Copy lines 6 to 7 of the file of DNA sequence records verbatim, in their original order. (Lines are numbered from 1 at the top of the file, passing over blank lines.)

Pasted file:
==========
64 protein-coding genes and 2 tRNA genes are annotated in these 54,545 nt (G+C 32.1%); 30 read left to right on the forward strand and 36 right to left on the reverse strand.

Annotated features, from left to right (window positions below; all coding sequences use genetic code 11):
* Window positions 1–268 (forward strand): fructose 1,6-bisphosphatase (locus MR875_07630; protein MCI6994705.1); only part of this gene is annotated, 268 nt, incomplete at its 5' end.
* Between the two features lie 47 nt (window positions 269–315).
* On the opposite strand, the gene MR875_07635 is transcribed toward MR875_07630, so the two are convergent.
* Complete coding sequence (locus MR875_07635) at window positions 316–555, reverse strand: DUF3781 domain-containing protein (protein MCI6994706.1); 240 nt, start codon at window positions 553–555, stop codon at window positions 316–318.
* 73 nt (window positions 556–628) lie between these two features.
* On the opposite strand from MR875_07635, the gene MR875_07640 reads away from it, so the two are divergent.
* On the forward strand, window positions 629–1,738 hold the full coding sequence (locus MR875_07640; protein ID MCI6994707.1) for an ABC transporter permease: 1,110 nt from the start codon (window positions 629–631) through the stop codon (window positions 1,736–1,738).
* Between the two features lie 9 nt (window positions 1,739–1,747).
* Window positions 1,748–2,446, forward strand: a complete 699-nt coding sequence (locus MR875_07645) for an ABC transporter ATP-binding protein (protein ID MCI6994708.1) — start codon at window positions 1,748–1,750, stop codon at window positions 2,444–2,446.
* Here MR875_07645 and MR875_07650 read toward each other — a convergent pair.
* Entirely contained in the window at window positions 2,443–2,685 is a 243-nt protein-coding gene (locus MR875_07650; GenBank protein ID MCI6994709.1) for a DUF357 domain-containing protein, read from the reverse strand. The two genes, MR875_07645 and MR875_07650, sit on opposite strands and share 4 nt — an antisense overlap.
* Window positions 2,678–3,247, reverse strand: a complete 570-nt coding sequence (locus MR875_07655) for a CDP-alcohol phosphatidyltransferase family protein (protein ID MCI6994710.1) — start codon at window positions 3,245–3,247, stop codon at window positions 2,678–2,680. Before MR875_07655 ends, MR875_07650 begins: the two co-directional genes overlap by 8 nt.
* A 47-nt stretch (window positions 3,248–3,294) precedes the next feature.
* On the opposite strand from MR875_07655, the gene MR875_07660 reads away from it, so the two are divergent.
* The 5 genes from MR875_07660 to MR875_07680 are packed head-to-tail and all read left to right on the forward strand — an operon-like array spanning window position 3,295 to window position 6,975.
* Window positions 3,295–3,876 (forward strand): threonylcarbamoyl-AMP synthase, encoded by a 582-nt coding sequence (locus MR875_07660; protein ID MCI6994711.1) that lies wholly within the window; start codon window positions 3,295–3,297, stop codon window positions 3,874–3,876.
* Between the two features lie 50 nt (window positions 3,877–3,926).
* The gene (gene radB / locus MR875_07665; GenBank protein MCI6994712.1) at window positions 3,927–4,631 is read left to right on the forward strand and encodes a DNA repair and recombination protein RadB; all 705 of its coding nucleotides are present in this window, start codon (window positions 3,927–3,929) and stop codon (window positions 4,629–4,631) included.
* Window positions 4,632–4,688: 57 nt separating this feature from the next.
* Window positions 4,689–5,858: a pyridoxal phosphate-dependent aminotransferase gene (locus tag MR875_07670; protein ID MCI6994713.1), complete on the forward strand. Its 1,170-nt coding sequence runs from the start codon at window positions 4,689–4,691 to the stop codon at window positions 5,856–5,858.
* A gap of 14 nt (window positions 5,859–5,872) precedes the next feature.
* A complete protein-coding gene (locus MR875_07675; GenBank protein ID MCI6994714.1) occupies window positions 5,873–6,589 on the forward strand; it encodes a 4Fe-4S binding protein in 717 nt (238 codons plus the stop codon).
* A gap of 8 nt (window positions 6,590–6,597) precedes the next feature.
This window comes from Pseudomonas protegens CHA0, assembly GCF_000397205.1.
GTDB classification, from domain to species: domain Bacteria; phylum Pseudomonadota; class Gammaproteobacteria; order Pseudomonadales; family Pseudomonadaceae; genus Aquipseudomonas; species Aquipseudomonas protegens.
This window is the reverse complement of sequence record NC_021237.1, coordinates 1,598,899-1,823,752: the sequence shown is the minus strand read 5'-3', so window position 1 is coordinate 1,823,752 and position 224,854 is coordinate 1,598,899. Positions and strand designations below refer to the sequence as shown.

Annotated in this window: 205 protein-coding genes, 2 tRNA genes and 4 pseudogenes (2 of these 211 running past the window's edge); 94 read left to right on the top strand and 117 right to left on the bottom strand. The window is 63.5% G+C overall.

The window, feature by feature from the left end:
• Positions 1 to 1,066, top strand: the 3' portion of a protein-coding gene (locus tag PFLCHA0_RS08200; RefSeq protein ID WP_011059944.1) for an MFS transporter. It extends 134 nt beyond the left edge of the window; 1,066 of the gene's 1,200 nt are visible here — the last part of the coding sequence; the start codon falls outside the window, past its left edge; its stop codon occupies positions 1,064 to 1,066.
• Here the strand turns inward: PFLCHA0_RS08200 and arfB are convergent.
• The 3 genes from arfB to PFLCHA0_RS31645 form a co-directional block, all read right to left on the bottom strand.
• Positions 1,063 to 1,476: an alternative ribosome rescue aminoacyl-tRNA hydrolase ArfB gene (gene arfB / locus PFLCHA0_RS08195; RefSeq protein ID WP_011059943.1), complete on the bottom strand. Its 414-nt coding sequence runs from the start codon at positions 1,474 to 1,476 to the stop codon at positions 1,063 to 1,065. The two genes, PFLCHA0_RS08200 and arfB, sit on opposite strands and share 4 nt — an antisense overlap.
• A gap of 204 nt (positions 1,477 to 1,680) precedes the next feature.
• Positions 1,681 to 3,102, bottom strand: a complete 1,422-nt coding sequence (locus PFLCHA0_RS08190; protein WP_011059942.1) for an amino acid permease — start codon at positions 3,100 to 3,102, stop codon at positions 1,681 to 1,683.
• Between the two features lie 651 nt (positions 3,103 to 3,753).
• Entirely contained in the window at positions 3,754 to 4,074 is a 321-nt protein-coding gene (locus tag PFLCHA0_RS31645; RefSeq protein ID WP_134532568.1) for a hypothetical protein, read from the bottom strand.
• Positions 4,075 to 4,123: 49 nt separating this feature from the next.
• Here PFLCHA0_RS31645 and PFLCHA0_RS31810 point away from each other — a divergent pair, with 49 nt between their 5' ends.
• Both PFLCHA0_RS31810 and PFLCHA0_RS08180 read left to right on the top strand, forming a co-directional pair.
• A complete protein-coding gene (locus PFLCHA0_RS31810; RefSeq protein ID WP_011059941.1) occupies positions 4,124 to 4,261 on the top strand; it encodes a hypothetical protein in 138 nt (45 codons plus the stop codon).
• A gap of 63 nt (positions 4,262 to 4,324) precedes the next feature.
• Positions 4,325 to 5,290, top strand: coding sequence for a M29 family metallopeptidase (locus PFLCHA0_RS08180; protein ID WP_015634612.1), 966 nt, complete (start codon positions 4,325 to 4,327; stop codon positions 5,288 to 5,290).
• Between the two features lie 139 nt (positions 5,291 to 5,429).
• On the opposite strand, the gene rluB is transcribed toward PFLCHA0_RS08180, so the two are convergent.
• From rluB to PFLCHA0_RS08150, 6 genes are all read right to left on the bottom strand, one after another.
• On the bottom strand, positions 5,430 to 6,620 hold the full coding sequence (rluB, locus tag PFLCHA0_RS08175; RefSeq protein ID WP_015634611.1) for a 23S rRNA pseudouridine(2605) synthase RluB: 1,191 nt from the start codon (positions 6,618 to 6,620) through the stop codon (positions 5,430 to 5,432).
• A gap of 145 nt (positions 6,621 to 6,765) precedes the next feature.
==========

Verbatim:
* Complete coding sequence (locus MR875_07635) at window positions 316–555, reverse strand: DUF3781 domain-containing protein (protein MCI6994706.1); 240 nt, start codon at window positions 553–555, stop codon at window positions 316–318.
* 73 nt (window positions 556–628) lie between these two features.